Lifetime's New Movie Tells The Incredible Story Of The Women Who Discovered The Flint Water Crisis

Christelle De Castro/Lifetime

The American public was never supposed to know about the contaminated water in Flint, Michigan. And if it wasn't for a group of concerned mothers and dedicated activists, it's possible that the city would still be drinking poisonous water. Their crusade is now the basis for the new Lifetime movie Flint, a true story about four women who helped expose the Flint water crisis and the government cover up. Based on the Time magazine article "The Toxic Tap" by Josh Sanburn, who served as a consultant, Flint aims to celebrate the heroes who brought the town to the national stage.

Lifetime's original movie Flint is based on a totally true story, and most of the film's leads play real people known for their activism during the Flint Water Crisis. Queen Latifah, who also worked as an executive producer on the project, plays the only fictional lead, Flint resident Iza Banks, in the film. Her co-stars, Betsy Brandt, Jill Scott, and Marin Ireland all play real women who are still advocating for Flint today. And real Flint resident Melissa Mays (played by Ireland in the film) has been helping promote the movie since the summer of 2017. In July, Mays joined Scott, Brandt, and Ireland to promote the film at the Television Critics' Association press tour, where she offered bottles of Flint tap water to members of the press. (According to a report from The Associated Press, via US News, they all declined.) "One of the things we hope come out of this is to let people know it's still not over. It's not even close to over," Mays told the critics.

Mays is one of three real-life heroes represented in Flint. Brandt plays LeeAnne Walters, a stay at home mom who was crucial in taking the fight for clean water beyond local and state government. After learning that one of her sons had lead poisoning and seeing what she saw as mismanagement by local authorities, Walters reached out to the EPA's Midwest water division in March of 2015. This one connection resulted in city-wide testing led by Marc Edwards, a Virginia Tech expert in lead corrosion played by Rob Morrow in the film, and eventually paved the way for some government action. Jill Scott plays activist and organizer Nayyirah Shariff of the Flint Democracy Defense League. Other key players in the Flint Water Crisis, such as Dr. Mona Hanna-Attisha, a pediatrician who tested children's lead levels in the area, and Miguel Del Toral, the EPA employee who helped Walters get in touch with Edwards, also appear in the film.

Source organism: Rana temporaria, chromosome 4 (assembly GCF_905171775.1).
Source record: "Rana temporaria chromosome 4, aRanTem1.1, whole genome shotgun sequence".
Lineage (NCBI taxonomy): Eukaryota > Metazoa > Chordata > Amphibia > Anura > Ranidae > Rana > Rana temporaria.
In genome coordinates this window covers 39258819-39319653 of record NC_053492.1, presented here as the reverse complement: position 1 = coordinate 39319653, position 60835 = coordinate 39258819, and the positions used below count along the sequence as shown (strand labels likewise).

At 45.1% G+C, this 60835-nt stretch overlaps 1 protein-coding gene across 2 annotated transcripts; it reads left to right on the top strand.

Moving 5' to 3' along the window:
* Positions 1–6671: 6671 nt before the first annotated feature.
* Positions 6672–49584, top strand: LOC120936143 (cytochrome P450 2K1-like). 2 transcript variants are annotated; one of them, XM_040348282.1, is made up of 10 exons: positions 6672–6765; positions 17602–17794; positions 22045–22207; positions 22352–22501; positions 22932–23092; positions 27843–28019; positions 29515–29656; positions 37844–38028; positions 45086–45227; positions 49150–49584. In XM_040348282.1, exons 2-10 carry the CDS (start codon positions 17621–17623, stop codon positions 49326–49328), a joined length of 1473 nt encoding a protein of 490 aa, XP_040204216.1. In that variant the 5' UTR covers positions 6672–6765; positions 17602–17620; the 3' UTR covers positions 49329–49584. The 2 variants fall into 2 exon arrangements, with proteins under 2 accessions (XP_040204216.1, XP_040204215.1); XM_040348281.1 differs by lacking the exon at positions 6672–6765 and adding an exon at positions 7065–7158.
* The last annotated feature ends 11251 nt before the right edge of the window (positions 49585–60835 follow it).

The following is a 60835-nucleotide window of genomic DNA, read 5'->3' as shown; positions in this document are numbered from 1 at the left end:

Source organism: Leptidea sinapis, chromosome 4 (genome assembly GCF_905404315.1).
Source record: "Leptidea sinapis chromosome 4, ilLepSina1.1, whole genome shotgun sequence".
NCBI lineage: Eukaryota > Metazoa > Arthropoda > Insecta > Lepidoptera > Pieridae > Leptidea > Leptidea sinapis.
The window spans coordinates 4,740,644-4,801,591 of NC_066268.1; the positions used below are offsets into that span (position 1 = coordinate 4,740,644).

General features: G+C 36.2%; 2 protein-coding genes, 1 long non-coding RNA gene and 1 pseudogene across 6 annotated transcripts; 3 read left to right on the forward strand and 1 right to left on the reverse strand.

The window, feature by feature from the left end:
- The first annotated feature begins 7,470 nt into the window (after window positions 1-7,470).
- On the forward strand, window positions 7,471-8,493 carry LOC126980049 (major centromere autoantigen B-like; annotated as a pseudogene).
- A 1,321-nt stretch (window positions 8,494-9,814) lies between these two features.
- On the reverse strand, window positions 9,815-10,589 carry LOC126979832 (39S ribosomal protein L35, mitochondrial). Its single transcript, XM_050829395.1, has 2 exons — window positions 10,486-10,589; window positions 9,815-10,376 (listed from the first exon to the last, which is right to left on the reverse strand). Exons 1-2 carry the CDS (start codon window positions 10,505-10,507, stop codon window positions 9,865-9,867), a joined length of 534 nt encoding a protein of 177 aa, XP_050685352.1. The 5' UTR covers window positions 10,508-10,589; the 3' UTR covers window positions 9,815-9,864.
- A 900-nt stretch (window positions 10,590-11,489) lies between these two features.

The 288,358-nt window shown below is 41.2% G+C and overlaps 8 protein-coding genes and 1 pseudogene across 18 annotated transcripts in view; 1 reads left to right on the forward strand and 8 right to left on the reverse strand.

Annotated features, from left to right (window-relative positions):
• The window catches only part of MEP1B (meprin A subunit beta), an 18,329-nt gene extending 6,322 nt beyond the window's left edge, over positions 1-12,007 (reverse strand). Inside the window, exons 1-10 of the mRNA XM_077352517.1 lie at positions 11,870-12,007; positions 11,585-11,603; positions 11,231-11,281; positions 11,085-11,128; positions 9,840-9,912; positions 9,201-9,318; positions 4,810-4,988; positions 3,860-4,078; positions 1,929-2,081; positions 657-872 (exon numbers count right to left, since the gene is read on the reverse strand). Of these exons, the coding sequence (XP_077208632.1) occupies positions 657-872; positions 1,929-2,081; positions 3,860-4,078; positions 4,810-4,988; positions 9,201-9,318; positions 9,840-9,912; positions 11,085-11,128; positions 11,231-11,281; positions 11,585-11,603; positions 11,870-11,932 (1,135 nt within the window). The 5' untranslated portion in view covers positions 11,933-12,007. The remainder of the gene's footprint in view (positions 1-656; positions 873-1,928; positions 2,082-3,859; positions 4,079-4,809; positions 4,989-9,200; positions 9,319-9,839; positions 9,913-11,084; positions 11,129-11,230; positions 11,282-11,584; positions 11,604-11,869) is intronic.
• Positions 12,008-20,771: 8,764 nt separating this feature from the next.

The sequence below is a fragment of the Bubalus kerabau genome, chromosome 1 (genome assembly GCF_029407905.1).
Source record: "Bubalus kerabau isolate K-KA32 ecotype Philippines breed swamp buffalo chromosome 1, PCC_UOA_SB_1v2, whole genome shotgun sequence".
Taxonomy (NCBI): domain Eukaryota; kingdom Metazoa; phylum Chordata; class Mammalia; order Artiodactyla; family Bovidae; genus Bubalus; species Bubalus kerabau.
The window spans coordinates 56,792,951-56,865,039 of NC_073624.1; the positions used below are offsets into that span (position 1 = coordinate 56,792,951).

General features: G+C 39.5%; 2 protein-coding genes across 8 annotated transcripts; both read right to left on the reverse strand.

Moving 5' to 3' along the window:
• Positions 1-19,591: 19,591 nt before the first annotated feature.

As for Latifah's Iza Banks, the actor describes her as an amalgamation of many women and Flint residents who joined local protests and became activists during the Water Crisis. "Although [my character] is a composite, it took a lot of people to make a lot of noise to get the word to the right people," Latifah said in an interview with the AP, via BET.

A few fictional characters or details aside, Flint is very much the true story of a community coming together to effect change. "This film served a double role. It shows you can be a citizen. You can be an average person and you can still try to effect change," said the Vice President of original movies at Lifetime, Lisa Hamilton, via MLive. "We know the problem in Flint is ongoing, but we think that what these women did in really bringing it to the forefront and trying to get the process started to fix it is of incredible importance." Filmmakers see Flint as, in many ways, a celebration of the city's residents. In fact, the film recently held a special red carpet premiere and screening of the film in Flint, "I just want Flint residents to know that everyone stands with them," Brandt told the crowd at the premiere.

As the crisis in Flint continues, hopefully Flint will bring some attention back on the city that is still lacking in clean water, as well as inspire other women to organize and fight injustices in their own cities. It's truly a #Resist movie if there ever was one.